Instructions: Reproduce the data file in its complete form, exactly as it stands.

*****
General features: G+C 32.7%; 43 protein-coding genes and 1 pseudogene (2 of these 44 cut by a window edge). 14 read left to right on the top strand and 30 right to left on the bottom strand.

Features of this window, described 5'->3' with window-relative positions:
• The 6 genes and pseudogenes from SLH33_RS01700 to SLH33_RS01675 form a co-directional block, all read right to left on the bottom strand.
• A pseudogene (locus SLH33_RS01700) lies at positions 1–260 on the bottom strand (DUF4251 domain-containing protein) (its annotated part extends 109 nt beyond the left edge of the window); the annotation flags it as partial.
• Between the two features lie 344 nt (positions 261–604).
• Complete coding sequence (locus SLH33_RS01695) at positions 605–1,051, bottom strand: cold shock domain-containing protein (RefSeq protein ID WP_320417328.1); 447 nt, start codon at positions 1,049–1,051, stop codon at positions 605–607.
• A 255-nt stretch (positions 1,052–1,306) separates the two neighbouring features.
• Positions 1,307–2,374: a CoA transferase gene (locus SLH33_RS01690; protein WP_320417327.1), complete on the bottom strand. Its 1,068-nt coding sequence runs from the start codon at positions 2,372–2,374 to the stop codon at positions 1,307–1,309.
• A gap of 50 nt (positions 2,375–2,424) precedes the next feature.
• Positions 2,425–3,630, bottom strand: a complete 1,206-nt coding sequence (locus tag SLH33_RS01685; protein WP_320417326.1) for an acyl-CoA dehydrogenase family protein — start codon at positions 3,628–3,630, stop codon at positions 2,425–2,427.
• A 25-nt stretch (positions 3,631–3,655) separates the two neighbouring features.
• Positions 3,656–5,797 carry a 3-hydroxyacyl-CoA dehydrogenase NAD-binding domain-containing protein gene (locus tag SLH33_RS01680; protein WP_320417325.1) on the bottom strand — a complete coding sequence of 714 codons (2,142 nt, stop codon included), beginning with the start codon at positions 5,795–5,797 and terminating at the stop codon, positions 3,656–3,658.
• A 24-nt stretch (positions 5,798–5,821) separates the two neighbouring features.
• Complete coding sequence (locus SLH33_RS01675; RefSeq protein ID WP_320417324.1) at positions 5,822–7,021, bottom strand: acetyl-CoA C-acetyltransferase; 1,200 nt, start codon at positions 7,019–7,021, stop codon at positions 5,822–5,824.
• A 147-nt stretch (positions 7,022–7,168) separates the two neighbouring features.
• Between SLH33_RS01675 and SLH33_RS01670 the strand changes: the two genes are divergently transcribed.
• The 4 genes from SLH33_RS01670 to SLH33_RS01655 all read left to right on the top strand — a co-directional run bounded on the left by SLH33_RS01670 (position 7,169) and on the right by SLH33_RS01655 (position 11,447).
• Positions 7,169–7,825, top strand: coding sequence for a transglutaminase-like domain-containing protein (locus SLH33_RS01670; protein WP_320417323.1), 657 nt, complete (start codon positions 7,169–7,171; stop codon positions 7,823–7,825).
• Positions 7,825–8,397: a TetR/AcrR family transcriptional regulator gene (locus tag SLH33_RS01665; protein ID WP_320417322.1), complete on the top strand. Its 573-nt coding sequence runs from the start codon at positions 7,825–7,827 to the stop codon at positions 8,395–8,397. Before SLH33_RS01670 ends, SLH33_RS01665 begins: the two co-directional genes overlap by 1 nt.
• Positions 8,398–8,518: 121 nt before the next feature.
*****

General features: G+C 32.7%; 43 protein-coding genes and 1 pseudogene (2 of these 44 cut by a window edge). 14 read left to right on the top strand and 30 right to left on the bottom strand.

Features of this window, described 5'->3' with window-relative positions:
• The 6 genes and pseudogenes from SLH33_RS01700 to SLH33_RS01675 form a co-directional block, all read right to left on the bottom strand.
• A pseudogene (locus SLH33_RS01700) lies at positions 1–260 on the bottom strand (DUF4251 domain-containing protein) (its annotated part extends 109 nt beyond the left edge of the window); the annotation flags it as partial.
• Between the two features lie 344 nt (positions 261–604).
• Complete coding sequence (locus SLH33_RS01695) at positions 605–1,051, bottom strand: cold shock domain-containing protein (RefSeq protein ID WP_320417328.1); 447 nt, start codon at positions 1,049–1,051, stop codon at positions 605–607.
• A 255-nt stretch (positions 1,052–1,306) separates the two neighbouring features.
• Positions 1,307–2,374: a CoA transferase gene (locus SLH33_RS01690; protein WP_320417327.1), complete on the bottom strand. Its 1,068-nt coding sequence runs from the start codon at positions 2,372–2,374 to the stop codon at positions 1,307–1,309.
• A gap of 50 nt (positions 2,375–2,424) precedes the next feature.
• Positions 2,425–3,630, bottom strand: a complete 1,206-nt coding sequence (locus tag SLH33_RS01685; protein WP_320417326.1) for an acyl-CoA dehydrogenase family protein — start codon at positions 3,628–3,630, stop codon at positions 2,425–2,427.
• A 25-nt stretch (positions 3,631–3,655) separates the two neighbouring features.
• Positions 3,656–5,797 carry a 3-hydroxyacyl-CoA dehydrogenase NAD-binding domain-containing protein gene (locus tag SLH33_RS01680; protein WP_320417325.1) on the bottom strand — a complete coding sequence of 714 codons (2,142 nt, stop codon included), beginning with the start codon at positions 5,795–5,797 and terminating at the stop codon, positions 3,656–3,658.
• A 24-nt stretch (positions 5,798–5,821) separates the two neighbouring features.
• Complete coding sequence (locus SLH33_RS01675; RefSeq protein ID WP_320417324.1) at positions 5,822–7,021, bottom strand: acetyl-CoA C-acetyltransferase; 1,200 nt, start codon at positions 7,019–7,021, stop codon at positions 5,822–5,824.
• A 147-nt stretch (positions 7,022–7,168) separates the two neighbouring features.
• Between SLH33_RS01675 and SLH33_RS01670 the strand changes: the two genes are divergently transcribed.
• The 4 genes from SLH33_RS01670 to SLH33_RS01655 all read left to right on the top strand — a co-directional run bounded on the left by SLH33_RS01670 (position 7,169) and on the right by SLH33_RS01655 (position 11,447).
• Positions 7,169–7,825, top strand: coding sequence for a transglutaminase-like domain-containing protein (locus SLH33_RS01670; protein WP_320417323.1), 657 nt, complete (start codon positions 7,169–7,171; stop codon positions 7,823–7,825).
• Positions 7,825–8,397: a TetR/AcrR family transcriptional regulator gene (locus tag SLH33_RS01665; protein ID WP_320417322.1), complete on the top strand. Its 573-nt coding sequence runs from the start codon at positions 7,825–7,827 to the stop codon at positions 8,395–8,397. Before SLH33_RS01670 ends, SLH33_RS01665 begins: the two co-directional genes overlap by 1 nt.
• Positions 8,398–8,518: 121 nt before the next feature.